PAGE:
Public Defender Objects to Late Trial Video Evidence, Suggesting It Was Racist and Offensive

By Carson Eschen

SANTA BARBARA, CA – Deputy Public Defender Richard Addison Steele, II, vehemently objected last week here in Santa Barbara County Superior Court to the introduction of a video of his client in custody, arguing that it was irrelevant, prejudicial, offensive and possibly racist.

PD Steele also said the video was introduced too late in the trial, without notice, and should cause a mistrial.

Jorge Payan is on trial for alleged physical abuse against his ex-girlfriend last September.

On Aug. 23, Steele and Hannah Meyer, the prosecutor, met away from the jury to discuss Meyer’s request to play 10 minutes of a video for the jury. The video in question captured Payan, the accused, alone in an interview room after being arrested by police.

Within the video, Payan sits, hits the table twice, does push-ups, takes his shirt off, curses repeatedly, and paces. Notably, the video also shows tattoos on the back of Payan’s head, as well as an Eastside tattoo that is normally covered by his shirt.

Prosecutor Meyer argued that the video was relevant because it showcased Payan’s rage and tendency toward violence, corroborating testimony given by the officer in charge of the interview.

However, PD Steele objected, stating that the video was “pure unadulterated racism” and a ploy to show the Payan’s tattoos. He said that the prosecution wanted the tattoos to be shown to support a narrative that the defendant fit the “grotesque” trope of a “scary gangster Mexican.”

Steele stated that these racist tropes are a consistent problem that the defense side of the criminal justice system has to put up with time and time again.

PD Steele further took issue with the relevance of the video, arguing that the anger of Payan was already documented by the testimony of the officer, and that Payan would testify to his own anger.

Steele argued that between the prejudices that the video played off of and the video’s lack of relevance to the domestic abuse charges, the video should not be admitted as evidence.

Prosecutor Meyer replied that the video was not racist, and that she could not help that Payan had chosen to take off his shirt in the interview room. She further argued if he didn’t have a tattoo, there would not even be a question on whether the video could be played, and that Payan shouldn’t “get special treatment just because he has a tattoo.”

When the presiding Judge Pauline Maxwell indicated that the video could be played, Steele requested a compromise instead, to only show the particular moments where Payan hit the table.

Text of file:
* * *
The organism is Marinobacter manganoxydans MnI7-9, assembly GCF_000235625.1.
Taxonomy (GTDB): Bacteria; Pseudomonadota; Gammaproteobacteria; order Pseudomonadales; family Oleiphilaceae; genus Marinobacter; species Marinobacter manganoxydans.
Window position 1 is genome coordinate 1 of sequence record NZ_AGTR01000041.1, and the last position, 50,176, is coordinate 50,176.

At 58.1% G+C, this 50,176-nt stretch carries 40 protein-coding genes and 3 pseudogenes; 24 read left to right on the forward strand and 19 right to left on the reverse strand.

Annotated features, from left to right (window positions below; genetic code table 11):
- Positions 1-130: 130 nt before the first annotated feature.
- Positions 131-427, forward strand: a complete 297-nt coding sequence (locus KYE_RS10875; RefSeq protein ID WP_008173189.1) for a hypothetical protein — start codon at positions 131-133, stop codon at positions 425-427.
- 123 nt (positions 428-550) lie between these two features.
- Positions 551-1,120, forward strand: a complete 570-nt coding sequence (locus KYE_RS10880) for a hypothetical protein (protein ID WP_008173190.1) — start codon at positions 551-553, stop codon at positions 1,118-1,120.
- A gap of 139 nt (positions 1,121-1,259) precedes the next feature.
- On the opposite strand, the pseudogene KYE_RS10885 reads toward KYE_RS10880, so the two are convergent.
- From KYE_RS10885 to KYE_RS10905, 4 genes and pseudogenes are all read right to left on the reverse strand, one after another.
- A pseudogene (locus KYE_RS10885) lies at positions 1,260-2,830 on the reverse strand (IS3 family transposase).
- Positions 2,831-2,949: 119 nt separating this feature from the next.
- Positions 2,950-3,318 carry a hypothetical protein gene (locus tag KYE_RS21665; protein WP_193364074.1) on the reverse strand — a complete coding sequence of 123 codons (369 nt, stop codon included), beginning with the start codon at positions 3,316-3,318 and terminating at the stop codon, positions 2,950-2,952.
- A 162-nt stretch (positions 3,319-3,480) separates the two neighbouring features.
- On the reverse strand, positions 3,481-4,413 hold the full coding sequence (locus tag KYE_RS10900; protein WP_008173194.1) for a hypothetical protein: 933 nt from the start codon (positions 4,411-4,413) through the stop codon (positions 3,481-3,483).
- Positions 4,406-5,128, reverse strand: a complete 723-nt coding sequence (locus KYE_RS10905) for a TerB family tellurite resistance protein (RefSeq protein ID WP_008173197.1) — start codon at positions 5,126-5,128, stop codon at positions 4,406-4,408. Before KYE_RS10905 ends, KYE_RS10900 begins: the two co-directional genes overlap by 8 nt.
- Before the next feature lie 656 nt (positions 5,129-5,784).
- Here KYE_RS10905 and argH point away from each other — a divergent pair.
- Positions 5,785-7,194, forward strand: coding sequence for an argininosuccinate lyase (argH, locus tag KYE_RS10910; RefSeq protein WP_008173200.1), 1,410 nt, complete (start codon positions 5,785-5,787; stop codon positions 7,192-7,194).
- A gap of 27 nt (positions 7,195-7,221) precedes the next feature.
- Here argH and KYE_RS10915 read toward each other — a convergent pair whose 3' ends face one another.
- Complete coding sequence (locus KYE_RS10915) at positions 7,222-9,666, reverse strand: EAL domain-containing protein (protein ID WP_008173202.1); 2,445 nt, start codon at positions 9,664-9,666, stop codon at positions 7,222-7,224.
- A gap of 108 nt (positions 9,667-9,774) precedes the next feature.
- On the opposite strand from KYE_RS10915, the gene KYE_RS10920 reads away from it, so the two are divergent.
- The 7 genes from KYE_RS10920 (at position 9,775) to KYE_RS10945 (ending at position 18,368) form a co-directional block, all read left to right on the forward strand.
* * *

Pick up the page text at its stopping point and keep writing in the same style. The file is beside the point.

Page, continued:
While he still held that none of the video was actually relevant to the domestic abuse case, he requested that the video be cut down to only the specific moments that demonstrated rage, per prosecutor Meyer’s stated purpose.

Judge Maxwell denied his request, and said that the video could be shown in its entirety.

PD Steele expressed a deep disappointment with the decision, and said that he planned on arguing that the video was nothing more than racism in his closing argument.

Following the presentation of the video, Steele also took issue with the video being brought into the case this late into the trial, saying that he had been unable to voir dire the jury on issues of race because he had not known that the trial would involve those issues.

He also expressed dissatisfaction that the jury was almost entirely white, while the defendant was Latino, noting that if he had known the video was going to be brought in, he would have been more conscious of the jury’s racial makeup.

PD Steele further said, “Quite frankly, this should be a mistrial,” referring to the admission of the video.

Prosecutor Meyer responded that the video had been discovered a year ago, and that she had attempted to contact him regarding the video that weekend, so that they could discuss it in the morning if he had an objection to it.

The trial is still ongoing.

About The Author

Carson Eschen is a fourth year Political Science and Philosophy double major at UC Santa Barbara. He plans on becoming a lawyer.

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